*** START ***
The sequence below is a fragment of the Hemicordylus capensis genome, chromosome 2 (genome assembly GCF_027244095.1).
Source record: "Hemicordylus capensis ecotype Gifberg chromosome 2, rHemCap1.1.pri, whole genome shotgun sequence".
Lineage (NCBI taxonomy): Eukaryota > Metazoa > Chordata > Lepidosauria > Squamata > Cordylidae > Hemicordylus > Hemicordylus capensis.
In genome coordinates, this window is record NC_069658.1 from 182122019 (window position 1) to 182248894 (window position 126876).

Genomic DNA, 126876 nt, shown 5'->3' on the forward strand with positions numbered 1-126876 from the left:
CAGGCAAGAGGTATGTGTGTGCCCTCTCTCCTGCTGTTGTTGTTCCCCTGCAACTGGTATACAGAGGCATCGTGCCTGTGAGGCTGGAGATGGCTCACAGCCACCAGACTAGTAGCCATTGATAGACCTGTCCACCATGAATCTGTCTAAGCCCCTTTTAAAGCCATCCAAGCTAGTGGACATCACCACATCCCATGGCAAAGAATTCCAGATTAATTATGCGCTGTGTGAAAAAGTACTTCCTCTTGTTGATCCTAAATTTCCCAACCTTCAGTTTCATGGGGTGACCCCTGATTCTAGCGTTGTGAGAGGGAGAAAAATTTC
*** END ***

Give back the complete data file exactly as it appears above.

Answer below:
The sequence below is a fragment of the Hemicordylus capensis genome, chromosome 2 (genome assembly GCF_027244095.1).
Source record: "Hemicordylus capensis ecotype Gifberg chromosome 2, rHemCap1.1.pri, whole genome shotgun sequence".
Lineage (NCBI taxonomy): Eukaryota > Metazoa > Chordata > Lepidosauria > Squamata > Cordylidae > Hemicordylus > Hemicordylus capensis.
In genome coordinates, this window is record NC_069658.1 from 182122019 (window position 1) to 182248894 (window position 126876).

Genomic DNA, 126876 nt, shown 5'->3' on the forward strand with positions numbered 1-126876 from the left:
CAGGCAAGAGGTATGTGTGTGCCCTCTCTCCTGCTGTTGTTGTTCCCCTGCAACTGGTATACAGAGGCATCGTGCCTGTGAGGCTGGAGATGGCTCACAGCCACCAGACTAGTAGCCATTGATAGACCTGTCCACCATGAATCTGTCTAAGCCCCTTTTAAAGCCATCCAAGCTAGTGGACATCACCACATCCCATGGCAAAGAATTCCAGATTAATTATGCGCTGTGTGAAAAAGTACTTCCTCTTGTTGATCCTAAATTTCCCAACCTTCAGTTTCATGGGGTGACCCCTGATTCTAGCGTTGTGAGAGGGAGAAAAATTTC